• Put dried heirloom beans in a heavy stockpot, cover with water – about an inch – and cover the pot.  Allow to soak at room temperature for at least two and up to eight hours.  (I know this is annoying, but it’s crucial.  This recipe is really better on a weekend, I realize… but canned beans would not be the same.  Trust me on this one.)
  • Bring beans to a boil, then reduce to a simmer and cook for 1-2 hours, until extremely fragrant.  Test a bean occasionally to gauge doneness.  The Yellow Indian Woman beans should keep their shape but still be soft enough to eat without crunching.
  • Meanwhile, cook the barley according to the package directions.
  • When the beans are about done cooking, stir in the spinach (or other dark green – chard would be lovely here and was actually my original intention, but my grocery store was out, darn them).  Allow the greens to wilt, then drain the beans as necessary – but don’t get too precious about it.  A little pot liquor (what bean folks call the cooking liquid) is a very, very nice addition.  Stir in the minced preserved lemon and season to taste with salt and pepper.  Finally, add the barley and stir everything together.  Serve the salad while it’s still warm and congratulate yourself for eating such a healthy dinner!


Yield: Serves 4.

Source: Adapted from Heirloom Beans, by Steve Sando

Read Full Post »

Roasted Shrimp Salad


I think I have a problem.  My blogging friends are welcoming September and baking with apples… and I am not ready to let go of summer.  Usually I’m the first one to hop on the autumn bandwagon.  Fall has always been my favorite season…  I love apple-picking, foliage, Hallowe’en, the crisp air and blue skies, fall hikes, pumpkins, turkey, the beginning of hockey season… but I’m just not there yet.  I’m still thinking backyard barbeques, sailing, berry picking, beach days… and salad.  I’m still very much in salad mode.

For Labor Day weekend, hubby and I went home to spend the holiday with my family up in the Adirondacks.  On Sunday my dad and I kayaked Lake Placid, just the two of us, but on Saturday the whole family was celebrating at my parents’ lake house – my aunts, uncles, cousins, grandparents, and my parents’ close friends, who I’ve mentioned before.  Like I said, they are practically my second set of parents; they’ve known me since before I was born.  My mom’s friend Denise, though, is more than just a second mom to me – she is my cooking inspiration.  An incredibly talented gourmet, she is constantly whipping up fabulous treats and making it look easy.  When my parents and their friends visited for Easter a few years ago, it was her opinion that mattered to me more than any other opinion about the dinner I cooked (fortunately, she loved it).  Denise brought the hors d’ouvres to the lake this weekend, which meant we were in for some serious deliciousness.  One of her dishes was a very creative roasted shrimp cocktail with a homemade thousand-island sauce… and it was amazing.  (No surprise there.)  She inspired me to try roasting shrimp, which is something that has been on my list for awhile.  The result was this salad – cool and crisp from the greens and the cucumbers, yet warm and sweet from the shrimp, all at the same time.  It hit the spot, even on a chilly, rainy September day.  No, I’m not ready to give up on summer yet.  I’ve got a few more roasted shrimp salads in me before then.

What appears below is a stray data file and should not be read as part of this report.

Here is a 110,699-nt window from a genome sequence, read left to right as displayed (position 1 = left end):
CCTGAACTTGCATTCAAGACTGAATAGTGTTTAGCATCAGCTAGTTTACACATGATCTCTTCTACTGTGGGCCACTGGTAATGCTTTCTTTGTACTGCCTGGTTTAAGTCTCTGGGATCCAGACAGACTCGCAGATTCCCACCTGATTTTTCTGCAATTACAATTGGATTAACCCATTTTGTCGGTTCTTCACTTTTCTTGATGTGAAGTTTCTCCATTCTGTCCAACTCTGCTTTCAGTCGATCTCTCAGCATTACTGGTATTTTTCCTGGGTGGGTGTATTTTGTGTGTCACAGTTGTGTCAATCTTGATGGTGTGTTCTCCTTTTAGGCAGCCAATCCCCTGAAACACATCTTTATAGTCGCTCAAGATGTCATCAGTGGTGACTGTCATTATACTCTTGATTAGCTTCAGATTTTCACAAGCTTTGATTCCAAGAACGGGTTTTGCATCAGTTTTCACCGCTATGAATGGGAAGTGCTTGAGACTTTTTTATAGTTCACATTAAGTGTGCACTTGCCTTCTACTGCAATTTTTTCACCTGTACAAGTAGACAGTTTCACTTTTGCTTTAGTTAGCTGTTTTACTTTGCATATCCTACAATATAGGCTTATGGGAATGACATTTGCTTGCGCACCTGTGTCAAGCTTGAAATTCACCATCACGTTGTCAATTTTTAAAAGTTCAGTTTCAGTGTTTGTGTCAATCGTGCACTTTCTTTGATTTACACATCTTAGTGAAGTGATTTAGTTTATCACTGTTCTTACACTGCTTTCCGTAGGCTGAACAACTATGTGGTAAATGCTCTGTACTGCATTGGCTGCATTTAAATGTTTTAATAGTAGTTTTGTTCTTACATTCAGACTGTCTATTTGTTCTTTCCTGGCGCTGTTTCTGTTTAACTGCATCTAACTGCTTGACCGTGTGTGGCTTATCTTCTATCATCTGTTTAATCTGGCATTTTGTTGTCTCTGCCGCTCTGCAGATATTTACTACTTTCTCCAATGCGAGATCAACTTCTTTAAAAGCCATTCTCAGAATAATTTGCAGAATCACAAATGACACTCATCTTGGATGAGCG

Roasted Shrimp Salad

1/2 pound raw shrimp, shelled
extra-virgin olive oil
sea salt and fresh black pepper
2 cups (approx.) salad greens
1/3 cucumber, quartered and chopped
croutons (optional)

  • Preheat the oven to 400 degrees Fahrenheit.  Lay the shrimp out on a foil-lined baking sheet, and season with extra-virgin olive oil, sea salt (I like Maldon; you could use kosher salt but I think that sea salt really does make a difference here) and black pepper.  Roast shrimp for 5-8 minutes (depending on their size), until just pink.
  • While the shrimp are roasting, assemble the rest of the salad: lay out greens on two plates and scatter cucumber slices over salads.
  • Remove shrimp from the oven and squeeze the juice of half a lemon over them, making sure to hit them all.  Divide the shrimp between the salads, dress (hubby went for just olive oil, I had my favorite Green Goddess dressing) and serve.

Yield: Serves 2.

Source: Covered In Flour, inspired by messybaker’s mom’s fabulous friend Denise.